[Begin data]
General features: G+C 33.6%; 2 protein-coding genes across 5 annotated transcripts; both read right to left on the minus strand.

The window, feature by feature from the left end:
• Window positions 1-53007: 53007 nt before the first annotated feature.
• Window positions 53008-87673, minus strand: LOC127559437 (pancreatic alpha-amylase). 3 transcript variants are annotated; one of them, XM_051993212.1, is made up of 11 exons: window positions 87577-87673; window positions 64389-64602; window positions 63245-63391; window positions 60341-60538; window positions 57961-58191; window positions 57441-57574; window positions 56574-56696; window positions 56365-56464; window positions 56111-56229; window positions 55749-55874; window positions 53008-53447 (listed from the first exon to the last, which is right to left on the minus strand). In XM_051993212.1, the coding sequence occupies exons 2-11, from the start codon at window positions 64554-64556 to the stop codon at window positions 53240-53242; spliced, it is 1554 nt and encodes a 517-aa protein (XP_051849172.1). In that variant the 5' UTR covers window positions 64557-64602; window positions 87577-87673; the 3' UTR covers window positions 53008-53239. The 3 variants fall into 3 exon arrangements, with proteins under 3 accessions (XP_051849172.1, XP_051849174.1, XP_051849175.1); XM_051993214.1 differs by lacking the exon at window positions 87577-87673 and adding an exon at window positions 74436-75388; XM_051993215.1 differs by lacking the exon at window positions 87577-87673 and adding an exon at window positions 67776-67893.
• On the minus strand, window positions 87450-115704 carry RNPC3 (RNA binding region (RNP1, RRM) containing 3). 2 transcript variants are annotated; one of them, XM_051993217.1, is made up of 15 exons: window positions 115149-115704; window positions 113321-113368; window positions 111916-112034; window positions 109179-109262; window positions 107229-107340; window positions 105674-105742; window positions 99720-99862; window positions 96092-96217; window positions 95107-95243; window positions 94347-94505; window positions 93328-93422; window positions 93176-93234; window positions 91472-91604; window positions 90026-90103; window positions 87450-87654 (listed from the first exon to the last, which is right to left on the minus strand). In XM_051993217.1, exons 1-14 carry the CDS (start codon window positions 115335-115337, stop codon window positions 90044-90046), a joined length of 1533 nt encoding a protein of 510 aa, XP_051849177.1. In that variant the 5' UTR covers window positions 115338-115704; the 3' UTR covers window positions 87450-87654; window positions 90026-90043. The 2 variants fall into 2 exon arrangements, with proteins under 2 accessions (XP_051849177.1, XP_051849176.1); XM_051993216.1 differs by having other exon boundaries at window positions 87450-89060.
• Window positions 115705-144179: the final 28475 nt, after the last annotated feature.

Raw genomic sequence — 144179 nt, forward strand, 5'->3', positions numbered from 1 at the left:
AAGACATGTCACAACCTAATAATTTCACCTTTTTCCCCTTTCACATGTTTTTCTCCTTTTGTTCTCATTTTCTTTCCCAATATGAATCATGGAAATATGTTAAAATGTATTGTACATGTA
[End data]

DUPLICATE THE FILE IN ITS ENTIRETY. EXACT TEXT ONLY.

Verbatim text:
General features: G+C 33.6%; 2 protein-coding genes across 5 annotated transcripts; both read right to left on the minus strand.

The window, feature by feature from the left end:
• Window positions 1-53007: 53007 nt before the first annotated feature.
• Window positions 53008-87673, minus strand: LOC127559437 (pancreatic alpha-amylase). 3 transcript variants are annotated; one of them, XM_051993212.1, is made up of 11 exons: window positions 87577-87673; window positions 64389-64602; window positions 63245-63391; window positions 60341-60538; window positions 57961-58191; window positions 57441-57574; window positions 56574-56696; window positions 56365-56464; window positions 56111-56229; window positions 55749-55874; window positions 53008-53447 (listed from the first exon to the last, which is right to left on the minus strand). In XM_051993212.1, the coding sequence occupies exons 2-11, from the start codon at window positions 64554-64556 to the stop codon at window positions 53240-53242; spliced, it is 1554 nt and encodes a 517-aa protein (XP_051849172.1). In that variant the 5' UTR covers window positions 64557-64602; window positions 87577-87673; the 3' UTR covers window positions 53008-53239. The 3 variants fall into 3 exon arrangements, with proteins under 3 accessions (XP_051849172.1, XP_051849174.1, XP_051849175.1); XM_051993214.1 differs by lacking the exon at window positions 87577-87673 and adding an exon at window positions 74436-75388; XM_051993215.1 differs by lacking the exon at window positions 87577-87673 and adding an exon at window positions 67776-67893.
• On the minus strand, window positions 87450-115704 carry RNPC3 (RNA binding region (RNP1, RRM) containing 3). 2 transcript variants are annotated; one of them, XM_051993217.1, is made up of 15 exons: window positions 115149-115704; window positions 113321-113368; window positions 111916-112034; window positions 109179-109262; window positions 107229-107340; window positions 105674-105742; window positions 99720-99862; window positions 96092-96217; window positions 95107-95243; window positions 94347-94505; window positions 93328-93422; window positions 93176-93234; window positions 91472-91604; window positions 90026-90103; window positions 87450-87654 (listed from the first exon to the last, which is right to left on the minus strand). In XM_051993217.1, exons 1-14 carry the CDS (start codon window positions 115335-115337, stop codon window positions 90044-90046), a joined length of 1533 nt encoding a protein of 510 aa, XP_051849177.1. In that variant the 5' UTR covers window positions 115338-115704; the 3' UTR covers window positions 87450-87654; window positions 90026-90043. The 2 variants fall into 2 exon arrangements, with proteins under 2 accessions (XP_051849177.1, XP_051849176.1); XM_051993216.1 differs by having other exon boundaries at window positions 87450-89060.
• Window positions 115705-144179: the final 28475 nt, after the last annotated feature.

Raw genomic sequence — 144179 nt, forward strand, 5'->3', positions numbered from 1 at the left:
AAGACATGTCACAACCTAATAATTTCACCTTTTTCCCCTTTCACATGTTTTTCTCCTTTTGTTCTCATTTTCTTTCCCAATATGAATCATGGAAATATGTTAAAATGTATTGTACATGTA